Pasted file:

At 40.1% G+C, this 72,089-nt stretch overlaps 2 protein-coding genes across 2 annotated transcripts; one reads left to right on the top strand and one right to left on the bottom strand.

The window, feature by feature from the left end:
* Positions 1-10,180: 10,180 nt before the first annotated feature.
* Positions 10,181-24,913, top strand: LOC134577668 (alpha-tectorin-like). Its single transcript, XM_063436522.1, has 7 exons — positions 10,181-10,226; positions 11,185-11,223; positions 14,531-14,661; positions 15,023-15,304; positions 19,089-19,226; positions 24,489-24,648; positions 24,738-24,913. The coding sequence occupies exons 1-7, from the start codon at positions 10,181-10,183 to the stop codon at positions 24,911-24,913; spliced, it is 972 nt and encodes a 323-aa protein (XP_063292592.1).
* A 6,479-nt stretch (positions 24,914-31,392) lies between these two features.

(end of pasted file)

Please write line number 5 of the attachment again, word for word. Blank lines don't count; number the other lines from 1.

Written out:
* A 6,479-nt stretch (positions 24,914-31,392) lies between these two features.